Tips for Online Video

I made a video episode for the Grammar Girl podcast this week, and it was quite an ordeal, which is why the show came out two days late. I learned a lot along the way, so I thought I’d share it with you here.

I’m posting the first less-than-adequate video I made (which was about the third take), and the final product (which was the fifth take, and which we shot and edited after getting some sage advice from Trent Armstrong–Modern Manners Guy, but more importantly for this story, video guy extraordinaire).

Find Trent Armstrong at these locations:

As an aside, if you care about the content of the videos (how to organize a book), you’ll learn slightly different things by watching both videos. I didn’t use a script so there are a few non-overlapping tidbits.

Both videos were filmed with a Canon GL2 camera.

The “Bad” Video

Lights

We shot this one during the day, using one 500 watt halogen worklight pointed almost straight at me, a bright incandescent light hitting me from the side, and light from the windows hitting from the other side of the room. We turned on various other lamps throughout the room for good measure. Apparently the color of the electric lights doesn’t mix well with the blue light from the windows, and we had them positioned wrong.

Tripod & Mic

We shot without a tripod (which made the video shaky), and I pointed to things on the wall as the camera moved to them (which made the section slow and dizzying). I used an inexpensive wireless lapel mic.

Editing and Compressing

In editing, I covered up pauses or breaks with iMovie HD transitions, and “shared” the file with iMovie HD QuickTime settings. The final version looks 100x worse than what I saw in iMovie while I was editing. I was shocked by how pixelated it was. (The player here seems to be making it tiny instead of making it bigger and pixelated like QuickTime did when I just plugged the link into my browser.)

The Better Video

Lighting

Trent gave us great advice about how to deal with the lighting. We waited until dark to film so there wouldn’t be light from the windows, we positioned the lights a foot or two higher than my head, and we had the brighter light hitting me from the right at an angle (my right, as I was being filmed) and the bright incandescent light hitting me from the same angle on the left.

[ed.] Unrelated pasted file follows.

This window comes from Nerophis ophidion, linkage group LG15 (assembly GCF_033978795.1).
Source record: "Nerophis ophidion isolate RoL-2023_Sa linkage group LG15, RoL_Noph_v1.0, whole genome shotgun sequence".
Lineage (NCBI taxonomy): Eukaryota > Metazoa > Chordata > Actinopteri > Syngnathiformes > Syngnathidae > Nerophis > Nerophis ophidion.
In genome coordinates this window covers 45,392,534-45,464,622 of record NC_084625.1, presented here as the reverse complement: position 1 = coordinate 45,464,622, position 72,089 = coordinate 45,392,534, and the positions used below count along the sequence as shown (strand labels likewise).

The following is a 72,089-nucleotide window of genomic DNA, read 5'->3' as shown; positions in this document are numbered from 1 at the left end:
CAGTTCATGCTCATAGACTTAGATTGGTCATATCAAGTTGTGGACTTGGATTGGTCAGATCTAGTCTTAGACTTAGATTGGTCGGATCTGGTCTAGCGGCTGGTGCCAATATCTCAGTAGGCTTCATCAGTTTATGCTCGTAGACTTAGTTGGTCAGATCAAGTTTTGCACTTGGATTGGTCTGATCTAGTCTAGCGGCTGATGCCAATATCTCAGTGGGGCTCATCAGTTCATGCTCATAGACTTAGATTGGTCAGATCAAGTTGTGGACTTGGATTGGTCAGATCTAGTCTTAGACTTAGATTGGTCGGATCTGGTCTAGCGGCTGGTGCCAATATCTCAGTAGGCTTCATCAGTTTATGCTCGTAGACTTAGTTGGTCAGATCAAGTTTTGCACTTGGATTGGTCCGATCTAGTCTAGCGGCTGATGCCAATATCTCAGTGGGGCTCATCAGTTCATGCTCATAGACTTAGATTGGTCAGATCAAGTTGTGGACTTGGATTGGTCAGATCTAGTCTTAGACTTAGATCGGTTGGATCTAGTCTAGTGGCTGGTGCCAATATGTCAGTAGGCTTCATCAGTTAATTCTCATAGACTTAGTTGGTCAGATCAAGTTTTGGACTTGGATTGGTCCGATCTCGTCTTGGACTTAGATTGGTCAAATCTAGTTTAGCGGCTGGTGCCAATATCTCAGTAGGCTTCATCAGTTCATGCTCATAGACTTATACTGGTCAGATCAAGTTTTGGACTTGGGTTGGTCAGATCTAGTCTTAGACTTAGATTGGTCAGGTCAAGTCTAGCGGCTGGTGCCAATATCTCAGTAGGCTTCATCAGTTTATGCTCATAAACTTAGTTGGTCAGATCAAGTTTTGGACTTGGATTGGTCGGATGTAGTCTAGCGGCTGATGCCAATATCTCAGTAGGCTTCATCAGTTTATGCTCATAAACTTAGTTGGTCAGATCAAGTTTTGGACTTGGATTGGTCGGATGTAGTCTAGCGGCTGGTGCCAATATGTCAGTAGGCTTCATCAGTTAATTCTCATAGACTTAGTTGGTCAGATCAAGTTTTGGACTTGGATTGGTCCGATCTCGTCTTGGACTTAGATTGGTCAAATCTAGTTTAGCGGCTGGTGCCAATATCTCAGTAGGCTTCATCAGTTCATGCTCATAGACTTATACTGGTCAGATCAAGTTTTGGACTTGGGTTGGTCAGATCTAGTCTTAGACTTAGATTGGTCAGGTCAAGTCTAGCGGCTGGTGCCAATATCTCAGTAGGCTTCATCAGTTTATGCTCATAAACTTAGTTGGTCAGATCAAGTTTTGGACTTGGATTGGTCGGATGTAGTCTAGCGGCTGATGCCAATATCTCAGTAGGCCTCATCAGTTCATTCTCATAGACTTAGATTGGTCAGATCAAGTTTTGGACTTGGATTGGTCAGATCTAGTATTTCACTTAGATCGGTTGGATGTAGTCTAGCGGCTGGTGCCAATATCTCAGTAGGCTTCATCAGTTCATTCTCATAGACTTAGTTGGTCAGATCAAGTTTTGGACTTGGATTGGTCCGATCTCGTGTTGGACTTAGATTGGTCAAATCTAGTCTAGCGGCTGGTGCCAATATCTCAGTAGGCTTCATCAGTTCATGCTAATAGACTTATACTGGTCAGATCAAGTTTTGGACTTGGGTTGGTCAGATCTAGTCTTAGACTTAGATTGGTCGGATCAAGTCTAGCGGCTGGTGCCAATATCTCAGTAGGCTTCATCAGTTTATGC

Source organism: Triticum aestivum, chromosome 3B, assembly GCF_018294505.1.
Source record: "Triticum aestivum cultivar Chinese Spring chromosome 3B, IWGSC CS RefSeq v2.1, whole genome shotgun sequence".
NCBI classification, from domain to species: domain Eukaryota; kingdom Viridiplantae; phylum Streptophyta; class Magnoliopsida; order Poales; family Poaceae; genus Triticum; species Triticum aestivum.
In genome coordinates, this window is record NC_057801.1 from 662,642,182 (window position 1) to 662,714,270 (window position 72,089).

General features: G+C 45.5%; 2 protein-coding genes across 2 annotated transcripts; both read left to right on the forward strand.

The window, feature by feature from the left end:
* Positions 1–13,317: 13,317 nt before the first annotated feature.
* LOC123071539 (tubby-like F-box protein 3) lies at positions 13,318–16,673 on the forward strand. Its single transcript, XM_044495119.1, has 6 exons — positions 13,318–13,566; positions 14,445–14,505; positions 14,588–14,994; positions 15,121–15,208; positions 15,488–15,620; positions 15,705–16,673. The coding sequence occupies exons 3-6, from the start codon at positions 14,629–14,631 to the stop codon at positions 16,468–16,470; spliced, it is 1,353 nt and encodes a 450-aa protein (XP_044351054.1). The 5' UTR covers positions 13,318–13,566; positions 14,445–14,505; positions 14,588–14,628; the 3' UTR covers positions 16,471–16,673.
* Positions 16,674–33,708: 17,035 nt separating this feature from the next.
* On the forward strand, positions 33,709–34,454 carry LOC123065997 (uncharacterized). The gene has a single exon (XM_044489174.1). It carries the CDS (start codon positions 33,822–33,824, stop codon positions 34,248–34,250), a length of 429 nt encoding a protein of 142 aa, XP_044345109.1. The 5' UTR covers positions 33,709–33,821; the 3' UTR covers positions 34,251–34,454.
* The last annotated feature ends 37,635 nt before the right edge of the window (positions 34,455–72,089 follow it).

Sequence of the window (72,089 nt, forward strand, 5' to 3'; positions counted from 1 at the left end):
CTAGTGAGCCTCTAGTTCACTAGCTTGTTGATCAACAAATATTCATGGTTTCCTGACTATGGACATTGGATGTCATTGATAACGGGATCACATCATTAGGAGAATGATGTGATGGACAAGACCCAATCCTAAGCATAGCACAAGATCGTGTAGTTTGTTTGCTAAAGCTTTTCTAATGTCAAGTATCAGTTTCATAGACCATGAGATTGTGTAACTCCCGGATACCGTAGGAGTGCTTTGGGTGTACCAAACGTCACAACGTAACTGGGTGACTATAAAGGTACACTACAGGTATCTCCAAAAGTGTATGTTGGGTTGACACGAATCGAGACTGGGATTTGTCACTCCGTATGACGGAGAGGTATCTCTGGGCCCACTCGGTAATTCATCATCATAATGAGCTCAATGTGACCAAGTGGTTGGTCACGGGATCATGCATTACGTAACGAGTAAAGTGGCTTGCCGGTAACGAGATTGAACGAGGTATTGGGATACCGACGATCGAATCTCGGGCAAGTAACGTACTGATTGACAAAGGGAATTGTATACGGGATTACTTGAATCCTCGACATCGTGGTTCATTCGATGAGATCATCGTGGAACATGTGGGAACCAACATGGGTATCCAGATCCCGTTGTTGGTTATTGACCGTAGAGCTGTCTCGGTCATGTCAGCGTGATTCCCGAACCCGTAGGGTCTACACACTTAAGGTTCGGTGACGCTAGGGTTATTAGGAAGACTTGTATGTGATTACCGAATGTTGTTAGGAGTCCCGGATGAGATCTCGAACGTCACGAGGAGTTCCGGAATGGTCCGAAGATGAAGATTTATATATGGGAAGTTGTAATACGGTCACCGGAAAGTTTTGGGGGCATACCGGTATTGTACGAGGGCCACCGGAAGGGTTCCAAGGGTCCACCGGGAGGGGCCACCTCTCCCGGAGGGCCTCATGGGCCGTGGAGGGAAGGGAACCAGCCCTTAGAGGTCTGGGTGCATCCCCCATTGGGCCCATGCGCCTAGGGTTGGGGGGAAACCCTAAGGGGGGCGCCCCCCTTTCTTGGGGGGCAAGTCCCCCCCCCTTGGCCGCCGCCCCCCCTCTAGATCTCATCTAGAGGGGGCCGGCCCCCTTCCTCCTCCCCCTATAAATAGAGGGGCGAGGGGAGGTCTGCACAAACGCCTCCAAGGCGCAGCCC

Trent also recommended that I stand farther from the wall to eliminate shadows.

Tripod and Mic

We shot with a tripod to make the film more steady. (Unfortunately, I was sitting on an exercise ball while we filmed and I’m bouncing a tiny bit, so it’s just unsteady in a different way. Next time I’ll use a real chair!)

I broke down and bought a better mic: a Shure PGX omnidirectional wireless lavalier mic. It sounds a lot better, but in my opinion, not as good as it should for how much I spent on the darn thing, so I’m going to take it back and try a cardoid mic.

Editing

I did a lot more with still shots to make the part go faster where I was pointing to things and having the camera follow me in the “bad” video.

I still did the main editing in iMovie HD because I know how to use it better, but I transferred the file to iMovie 08 so I could use a cropping technique Trent recommended to make the transitions look more professional.

Compression

I “shared” the video from iMovie 08 using QuickTime settings that would give me the biggest video possible, and then used a program Trent recommended called VisualHub (which is now only available as open source code) to compress the file down to 360 x 240. (Using a different compression program made a huge difference, perhaps the biggest difference of all the things I’ve mentioned.)

Compression took forever (OK, about 30 to 40 minutes each time), so make sure you are completely finished editing before you compress. I had a stray audio file at the end of my movie the first time I compressed, so that long wait was wasted and I had to do it again after 30 seconds of additional editing. Also, about half way through I realized that iMovie would work faster if I shut down all the programs I had running in the background that I wasn’t using but that were taking up processing power. Duh!

Delivery

When we first started, I had a really hard time remembering what I wanted to say. I posted an outline on the wall, but it was obvious I was glancing away at something. (I didn’t keep the early takes, so you won’t see this in the “bad” video.)

By the time we did the final take, it was much easier for me to remember the main points, but to me it feels as if I wasn’t as animated. I don’t think I smiled as much or talked with as much energy as in the earlier video. In fact, I think I look exhausted in the “good” video. I guess that’s what days of fighting with video will do to a girl!

Now that I have these great tips from Trent, I’m hoping it will be easier next time.

This entry was posted in Uncategorized and tagged . Bookmark the permalink.

9 Responses to Tips for Online Video

  1. Pingback: Twitted by johawke